Video data line B represents the previous video scene representations taken at the output of frame storage device 200 on line 220. As can be seen the background signal 600 is not aligned with the corresponding background signal 560 of line A because of misregistration of the frames. However, the fixed noise video signals 620, 640 and 680 still align with the fixed noise pattern 500, 520 and 540, respectively from line A. The video signal 582 represents the previous location of the object of interest and therefore would be a silhouette of the target. Video data line B' represents the output of frame shifter 130 on line 250 which is the video data of line B after it has been aligned with the frame from frame storage device 140 as represented by video data line A. After the alignment, the background signal 600 is now substantially in line with the background signal 560, but the fixed noise pattern signals 620, 640 and 680 are not aligned with the fixed noise pattern signals 500, 520 and 540 of video data line A.
As was the case for the first embodiment, the frame from frame storage device 200 is inverted such that the two frames can be subtracted in frame adder 280. The inversion of the frame from frame storage device 200 after it has been aligned with the frame of frame storage device 140 is shown as video data line -B'. Video signals 610, 650 and 670 represent the direct inverse of the fixed pattern noise signals 620, 640 and 680, respectively, and video signal 630 represents the inverse of the background signal 600. Video signal 660 represents the inverse of the silhouetted object of interest from its previous location.
Once again, video data line C represents the subtraction of video data line A and video data line B at line 300 of FIG. 3. In this embodiment, there is the residual background leakage signal 700 as well as fixed pattern noise leakage 710, 720, 740 and 760 due to the misalignment of the fixed pattern noise of data lines A and -B'. Each of the leakage signals 710, 720, 740 and 760 has a positive and negative component since the leakage is a result of misalignment between a positive and negative signal.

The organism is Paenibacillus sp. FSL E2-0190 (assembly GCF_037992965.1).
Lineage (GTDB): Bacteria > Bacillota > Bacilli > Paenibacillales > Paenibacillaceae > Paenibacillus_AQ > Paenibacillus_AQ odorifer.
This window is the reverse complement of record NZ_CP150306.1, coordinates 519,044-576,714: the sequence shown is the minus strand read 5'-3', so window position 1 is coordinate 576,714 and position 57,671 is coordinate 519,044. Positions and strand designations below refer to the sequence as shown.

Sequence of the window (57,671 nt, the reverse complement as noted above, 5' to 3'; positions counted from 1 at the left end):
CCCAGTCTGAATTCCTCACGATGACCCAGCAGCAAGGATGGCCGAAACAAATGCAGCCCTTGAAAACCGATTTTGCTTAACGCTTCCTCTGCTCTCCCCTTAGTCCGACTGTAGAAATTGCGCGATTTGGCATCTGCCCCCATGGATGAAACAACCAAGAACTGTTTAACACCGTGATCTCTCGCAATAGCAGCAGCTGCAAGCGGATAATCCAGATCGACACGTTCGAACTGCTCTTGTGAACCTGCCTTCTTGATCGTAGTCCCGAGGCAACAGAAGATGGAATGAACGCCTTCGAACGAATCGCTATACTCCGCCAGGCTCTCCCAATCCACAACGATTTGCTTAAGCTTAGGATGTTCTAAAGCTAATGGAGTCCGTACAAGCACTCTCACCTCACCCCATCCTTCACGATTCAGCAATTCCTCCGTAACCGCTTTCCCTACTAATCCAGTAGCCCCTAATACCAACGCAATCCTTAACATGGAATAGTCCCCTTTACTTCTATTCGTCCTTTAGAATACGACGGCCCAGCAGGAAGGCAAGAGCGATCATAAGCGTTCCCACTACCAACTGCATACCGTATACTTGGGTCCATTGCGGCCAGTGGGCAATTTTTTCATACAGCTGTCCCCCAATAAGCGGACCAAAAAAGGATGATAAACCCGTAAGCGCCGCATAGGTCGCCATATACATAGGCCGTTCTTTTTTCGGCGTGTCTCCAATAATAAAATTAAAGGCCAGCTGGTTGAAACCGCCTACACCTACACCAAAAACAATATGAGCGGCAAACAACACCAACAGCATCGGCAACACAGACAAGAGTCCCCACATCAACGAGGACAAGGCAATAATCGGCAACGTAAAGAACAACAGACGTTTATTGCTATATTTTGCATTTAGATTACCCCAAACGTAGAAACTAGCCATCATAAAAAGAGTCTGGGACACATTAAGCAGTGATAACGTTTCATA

Video data line D represents the video data after line C has been filtered by MDP filter 320. As in the first embodiment, the clutter leakage 700 would be eliminated by the MDP in a two-dimensional image, as would some of the fixed pattern noise leakage 710, 720, 740 and 760. In the present one-dimensional example, those leakages are passed by the MDP spatial filter since they are smaller than the object of interest. Thus the output from the MDP consists of the fixed pattern noise leakages 710, 720, 740, 760, the background clutter leakage 700, the object of interest 580, and the inverse of the object of interest 660.
Video data line A' is the current video representation after being filtered by MDP filter 360. As in the case of the preferred embodiment, the background 560 has been eliminated.